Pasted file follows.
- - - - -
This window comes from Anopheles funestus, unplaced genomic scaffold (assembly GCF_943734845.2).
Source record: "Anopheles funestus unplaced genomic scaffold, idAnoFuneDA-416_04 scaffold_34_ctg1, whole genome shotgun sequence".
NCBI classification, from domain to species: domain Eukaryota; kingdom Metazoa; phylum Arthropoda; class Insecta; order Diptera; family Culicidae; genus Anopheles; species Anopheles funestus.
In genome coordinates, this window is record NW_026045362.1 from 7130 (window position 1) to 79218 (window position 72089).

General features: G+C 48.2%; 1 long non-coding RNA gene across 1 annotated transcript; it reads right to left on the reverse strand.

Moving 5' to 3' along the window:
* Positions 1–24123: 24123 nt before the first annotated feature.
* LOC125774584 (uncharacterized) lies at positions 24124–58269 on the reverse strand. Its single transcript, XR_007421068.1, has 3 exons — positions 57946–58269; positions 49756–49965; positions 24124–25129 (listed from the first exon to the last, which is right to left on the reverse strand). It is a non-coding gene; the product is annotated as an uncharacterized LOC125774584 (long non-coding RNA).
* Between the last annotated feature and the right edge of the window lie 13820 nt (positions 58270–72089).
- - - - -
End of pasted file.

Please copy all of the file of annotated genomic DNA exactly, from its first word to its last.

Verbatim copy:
This window comes from Anopheles funestus, unplaced genomic scaffold (assembly GCF_943734845.2).
Source record: "Anopheles funestus unplaced genomic scaffold, idAnoFuneDA-416_04 scaffold_34_ctg1, whole genome shotgun sequence".
NCBI classification, from domain to species: domain Eukaryota; kingdom Metazoa; phylum Arthropoda; class Insecta; order Diptera; family Culicidae; genus Anopheles; species Anopheles funestus.
In genome coordinates, this window is record NW_026045362.1 from 7130 (window position 1) to 79218 (window position 72089).

General features: G+C 48.2%; 1 long non-coding RNA gene across 1 annotated transcript; it reads right to left on the reverse strand.

Moving 5' to 3' along the window:
* Positions 1–24123: 24123 nt before the first annotated feature.
* LOC125774584 (uncharacterized) lies at positions 24124–58269 on the reverse strand. Its single transcript, XR_007421068.1, has 3 exons — positions 57946–58269; positions 49756–49965; positions 24124–25129 (listed from the first exon to the last, which is right to left on the reverse strand). It is a non-coding gene; the product is annotated as an uncharacterized LOC125774584 (long non-coding RNA).
* Between the last annotated feature and the right edge of the window lie 13820 nt (positions 58270–72089).